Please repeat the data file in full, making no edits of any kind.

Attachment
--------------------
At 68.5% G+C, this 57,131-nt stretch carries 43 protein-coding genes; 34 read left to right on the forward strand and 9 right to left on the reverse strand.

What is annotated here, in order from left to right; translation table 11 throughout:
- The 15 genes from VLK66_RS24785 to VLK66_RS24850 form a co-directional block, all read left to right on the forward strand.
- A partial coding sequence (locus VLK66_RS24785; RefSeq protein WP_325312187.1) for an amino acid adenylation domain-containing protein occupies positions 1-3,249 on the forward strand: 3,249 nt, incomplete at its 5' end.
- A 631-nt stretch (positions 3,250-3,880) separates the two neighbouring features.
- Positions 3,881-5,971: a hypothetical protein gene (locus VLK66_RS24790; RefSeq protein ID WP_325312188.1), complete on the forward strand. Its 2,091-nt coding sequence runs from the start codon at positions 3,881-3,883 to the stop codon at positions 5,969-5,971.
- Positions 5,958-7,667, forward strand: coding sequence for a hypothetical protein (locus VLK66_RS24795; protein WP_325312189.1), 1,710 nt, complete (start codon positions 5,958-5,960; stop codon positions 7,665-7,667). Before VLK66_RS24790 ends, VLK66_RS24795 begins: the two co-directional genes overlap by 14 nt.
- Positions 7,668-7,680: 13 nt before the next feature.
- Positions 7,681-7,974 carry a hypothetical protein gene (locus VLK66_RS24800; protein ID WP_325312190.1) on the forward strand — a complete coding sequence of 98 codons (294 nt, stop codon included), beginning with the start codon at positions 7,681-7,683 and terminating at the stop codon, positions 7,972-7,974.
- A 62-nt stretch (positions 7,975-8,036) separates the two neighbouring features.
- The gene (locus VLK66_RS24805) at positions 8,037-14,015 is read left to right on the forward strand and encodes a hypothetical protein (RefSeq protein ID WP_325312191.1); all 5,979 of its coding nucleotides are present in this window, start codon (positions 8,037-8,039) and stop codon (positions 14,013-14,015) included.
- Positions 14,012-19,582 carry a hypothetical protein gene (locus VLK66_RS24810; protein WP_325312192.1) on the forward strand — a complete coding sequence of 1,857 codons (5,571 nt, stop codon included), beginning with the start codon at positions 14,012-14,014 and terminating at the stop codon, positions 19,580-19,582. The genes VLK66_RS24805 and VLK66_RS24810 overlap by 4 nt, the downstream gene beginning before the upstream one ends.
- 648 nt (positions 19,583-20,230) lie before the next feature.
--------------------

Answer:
At 68.5% G+C, this 57,131-nt stretch carries 43 protein-coding genes; 34 read left to right on the forward strand and 9 right to left on the reverse strand.

What is annotated here, in order from left to right; translation table 11 throughout:
- The 15 genes from VLK66_RS24785 to VLK66_RS24850 form a co-directional block, all read left to right on the forward strand.
- A partial coding sequence (locus VLK66_RS24785; RefSeq protein WP_325312187.1) for an amino acid adenylation domain-containing protein occupies positions 1-3,249 on the forward strand: 3,249 nt, incomplete at its 5' end.
- A 631-nt stretch (positions 3,250-3,880) separates the two neighbouring features.
- Positions 3,881-5,971: a hypothetical protein gene (locus VLK66_RS24790; RefSeq protein ID WP_325312188.1), complete on the forward strand. Its 2,091-nt coding sequence runs from the start codon at positions 3,881-3,883 to the stop codon at positions 5,969-5,971.
- Positions 5,958-7,667, forward strand: coding sequence for a hypothetical protein (locus VLK66_RS24795; protein WP_325312189.1), 1,710 nt, complete (start codon positions 5,958-5,960; stop codon positions 7,665-7,667). Before VLK66_RS24790 ends, VLK66_RS24795 begins: the two co-directional genes overlap by 14 nt.
- Positions 7,668-7,680: 13 nt before the next feature.
- Positions 7,681-7,974 carry a hypothetical protein gene (locus VLK66_RS24800; protein ID WP_325312190.1) on the forward strand — a complete coding sequence of 98 codons (294 nt, stop codon included), beginning with the start codon at positions 7,681-7,683 and terminating at the stop codon, positions 7,972-7,974.
- A 62-nt stretch (positions 7,975-8,036) separates the two neighbouring features.
- The gene (locus VLK66_RS24805) at positions 8,037-14,015 is read left to right on the forward strand and encodes a hypothetical protein (RefSeq protein ID WP_325312191.1); all 5,979 of its coding nucleotides are present in this window, start codon (positions 8,037-8,039) and stop codon (positions 14,013-14,015) included.
- Positions 14,012-19,582 carry a hypothetical protein gene (locus VLK66_RS24810; protein WP_325312192.1) on the forward strand — a complete coding sequence of 1,857 codons (5,571 nt, stop codon included), beginning with the start codon at positions 14,012-14,014 and terminating at the stop codon, positions 19,580-19,582. The genes VLK66_RS24805 and VLK66_RS24810 overlap by 4 nt, the downstream gene beginning before the upstream one ends.
- 648 nt (positions 19,583-20,230) lie before the next feature.